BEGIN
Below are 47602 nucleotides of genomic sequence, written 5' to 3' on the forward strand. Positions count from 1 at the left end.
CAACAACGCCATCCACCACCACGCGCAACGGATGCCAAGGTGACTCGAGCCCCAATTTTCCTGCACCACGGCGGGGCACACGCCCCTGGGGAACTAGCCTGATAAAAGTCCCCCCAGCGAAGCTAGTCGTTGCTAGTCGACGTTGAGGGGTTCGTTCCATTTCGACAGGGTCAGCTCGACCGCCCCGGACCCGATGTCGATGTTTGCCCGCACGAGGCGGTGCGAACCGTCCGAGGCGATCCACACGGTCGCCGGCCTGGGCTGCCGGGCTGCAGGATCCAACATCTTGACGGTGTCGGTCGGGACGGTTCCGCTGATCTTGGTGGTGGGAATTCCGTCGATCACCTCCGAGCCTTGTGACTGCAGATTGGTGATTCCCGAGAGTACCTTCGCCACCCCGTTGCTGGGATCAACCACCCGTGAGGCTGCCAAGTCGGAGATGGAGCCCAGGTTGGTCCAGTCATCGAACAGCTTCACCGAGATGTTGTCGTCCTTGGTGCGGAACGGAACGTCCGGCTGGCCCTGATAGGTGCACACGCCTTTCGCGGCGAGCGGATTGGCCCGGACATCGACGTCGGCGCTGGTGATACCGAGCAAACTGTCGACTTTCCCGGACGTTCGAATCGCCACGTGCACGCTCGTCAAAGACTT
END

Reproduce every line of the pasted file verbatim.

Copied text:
Below are 47602 nucleotides of genomic sequence, written 5' to 3' on the forward strand. Positions count from 1 at the left end.
CAACAACGCCATCCACCACCACGCGCAACGGATGCCAAGGTGACTCGAGCCCCAATTTTCCTGCACCACGGCGGGGCACACGCCCCTGGGGAACTAGCCTGATAAAAGTCCCCCCAGCGAAGCTAGTCGTTGCTAGTCGACGTTGAGGGGTTCGTTCCATTTCGACAGGGTCAGCTCGACCGCCCCGGACCCGATGTCGATGTTTGCCCGCACGAGGCGGTGCGAACCGTCCGAGGCGATCCACACGGTCGCCGGCCTGGGCTGCCGGGCTGCAGGATCCAACATCTTGACGGTGTCGGTCGGGACGGTTCCGCTGATCTTGGTGGTGGGAATTCCGTCGATCACCTCCGAGCCTTGTGACTGCAGATTGGTGATTCCCGAGAGTACCTTCGCCACCCCGTTGCTGGGATCAACCACCCGTGAGGCTGCCAAGTCGGAGATGGAGCCCAGGTTGGTCCAGTCATCGAACAGCTTCACCGAGATGTTGTCGTCCTTGGTGCGGAACGGAACGTCCGGCTGGCCCTGATAGGTGCACACGCCTTTCGCGGCGAGCGGATTGGCCCGGACATCGACGTCGGCGCTGGTGATACCGAGCAAACTGTCGACTTTCCCGGACGTTCGAATCGCCACGTGCACGCTCGTCAAAGACTT